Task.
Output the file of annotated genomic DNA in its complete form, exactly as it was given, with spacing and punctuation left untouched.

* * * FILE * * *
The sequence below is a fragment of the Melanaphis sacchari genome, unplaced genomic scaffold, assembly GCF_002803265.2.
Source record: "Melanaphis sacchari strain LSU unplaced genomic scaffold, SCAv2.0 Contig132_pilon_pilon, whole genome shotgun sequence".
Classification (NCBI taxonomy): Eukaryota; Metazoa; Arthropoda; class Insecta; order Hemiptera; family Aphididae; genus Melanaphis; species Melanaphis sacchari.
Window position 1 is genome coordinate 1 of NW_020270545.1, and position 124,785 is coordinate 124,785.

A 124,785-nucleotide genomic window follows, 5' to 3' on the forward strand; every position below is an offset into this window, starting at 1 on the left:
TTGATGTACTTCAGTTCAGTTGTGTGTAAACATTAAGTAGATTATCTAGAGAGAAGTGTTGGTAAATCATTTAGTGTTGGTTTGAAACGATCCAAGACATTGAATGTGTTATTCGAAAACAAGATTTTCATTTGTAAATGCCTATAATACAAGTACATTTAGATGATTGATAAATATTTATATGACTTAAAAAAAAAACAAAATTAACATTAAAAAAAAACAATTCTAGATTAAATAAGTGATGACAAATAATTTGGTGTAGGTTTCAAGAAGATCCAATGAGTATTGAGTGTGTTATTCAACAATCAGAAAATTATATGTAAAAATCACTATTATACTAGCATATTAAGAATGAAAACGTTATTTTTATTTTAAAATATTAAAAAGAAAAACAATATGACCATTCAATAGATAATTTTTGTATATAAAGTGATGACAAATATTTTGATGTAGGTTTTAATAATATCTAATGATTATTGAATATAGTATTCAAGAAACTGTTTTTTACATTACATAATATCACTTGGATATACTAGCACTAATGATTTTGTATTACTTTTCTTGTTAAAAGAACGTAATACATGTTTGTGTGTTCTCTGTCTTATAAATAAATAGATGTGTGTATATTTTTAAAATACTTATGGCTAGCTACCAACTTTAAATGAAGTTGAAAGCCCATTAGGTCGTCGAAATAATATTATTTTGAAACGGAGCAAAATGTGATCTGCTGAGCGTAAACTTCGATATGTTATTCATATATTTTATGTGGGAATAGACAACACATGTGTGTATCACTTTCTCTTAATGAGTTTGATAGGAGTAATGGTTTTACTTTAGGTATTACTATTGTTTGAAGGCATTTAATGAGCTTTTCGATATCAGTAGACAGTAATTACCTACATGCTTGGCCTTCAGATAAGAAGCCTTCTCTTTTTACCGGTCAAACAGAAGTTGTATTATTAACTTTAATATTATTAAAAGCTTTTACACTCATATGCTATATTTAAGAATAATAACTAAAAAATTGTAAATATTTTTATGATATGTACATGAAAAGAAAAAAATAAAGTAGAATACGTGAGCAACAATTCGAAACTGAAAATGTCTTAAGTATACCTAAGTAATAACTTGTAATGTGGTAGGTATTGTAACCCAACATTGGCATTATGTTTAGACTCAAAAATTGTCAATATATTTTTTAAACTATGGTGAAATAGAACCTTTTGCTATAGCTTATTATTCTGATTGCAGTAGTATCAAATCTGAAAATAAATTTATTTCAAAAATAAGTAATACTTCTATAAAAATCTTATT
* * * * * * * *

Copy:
The sequence below is a fragment of the Melanaphis sacchari genome, unplaced genomic scaffold, assembly GCF_002803265.2.
Source record: "Melanaphis sacchari strain LSU unplaced genomic scaffold, SCAv2.0 Contig132_pilon_pilon, whole genome shotgun sequence".
Classification (NCBI taxonomy): Eukaryota; Metazoa; Arthropoda; class Insecta; order Hemiptera; family Aphididae; genus Melanaphis; species Melanaphis sacchari.
Window position 1 is genome coordinate 1 of NW_020270545.1, and position 124,785 is coordinate 124,785.

A 124,785-nucleotide genomic window follows, 5' to 3' on the forward strand; every position below is an offset into this window, starting at 1 on the left:
TTGATGTACTTCAGTTCAGTTGTGTGTAAACATTAAGTAGATTATCTAGAGAGAAGTGTTGGTAAATCATTTAGTGTTGGTTTGAAACGATCCAAGACATTGAATGTGTTATTCGAAAACAAGATTTTCATTTGTAAATGCCTATAATACAAGTACATTTAGATGATTGATAAATATTTATATGACTTAAAAAAAAAACAAAATTAACATTAAAAAAAAACAATTCTAGATTAAATAAGTGATGACAAATAATTTGGTGTAGGTTTCAAGAAGATCCAATGAGTATTGAGTGTGTTATTCAACAATCAGAAAATTATATGTAAAAATCACTATTATACTAGCATATTAAGAATGAAAACGTTATTTTTATTTTAAAATATTAAAAAGAAAAACAATATGACCATTCAATAGATAATTTTTGTATATAAAGTGATGACAAATATTTTGATGTAGGTTTTAATAATATCTAATGATTATTGAATATAGTATTCAAGAAACTGTTTTTTACATTACATAATATCACTTGGATATACTAGCACTAATGATTTTGTATTACTTTTCTTGTTAAAAGAACGTAATACATGTTTGTGTGTTCTCTGTCTTATAAATAAATAGATGTGTGTATATTTTTAAAATACTTATGGCTAGCTACCAACTTTAAATGAAGTTGAAAGCCCATTAGGTCGTCGAAATAATATTATTTTGAAACGGAGCAAAATGTGATCTGCTGAGCGTAAACTTCGATATGTTATTCATATATTTTATGTGGGAATAGACAACACATGTGTGTATCACTTTCTCTTAATGAGTTTGATAGGAGTAATGGTTTTACTTTAGGTATTACTATTGTTTGAAGGCATTTAATGAGCTTTTCGATATCAGTAGACAGTAATTACCTACATGCTTGGCCTTCAGATAAGAAGCCTTCTCTTTTTACCGGTCAAACAGAAGTTGTATTATTAACTTTAATATTATTAAAAGCTTTTACACTCATATGCTATATTTAAGAATAATAACTAAAAAATTGTAAATATTTTTATGATATGTACATGAAAAGAAAAAAATAAAGTAGAATACGTGAGCAACAATTCGAAACTGAAAATGTCTTAAGTATACCTAAGTAATAACTTGTAATGTGGTAGGTATTGTAACCCAACATTGGCATTATGTTTAGACTCAAAAATTGTCAATATATTTTTTAAACTATGGTGAAATAGAACCTTTTGCTATAGCTTATTATTCTGATTGCAGTAGTATCAAATCTGAAAATAAATTTATTTCAAAAATAAGTAATACTTCTATAAAAATCTTATT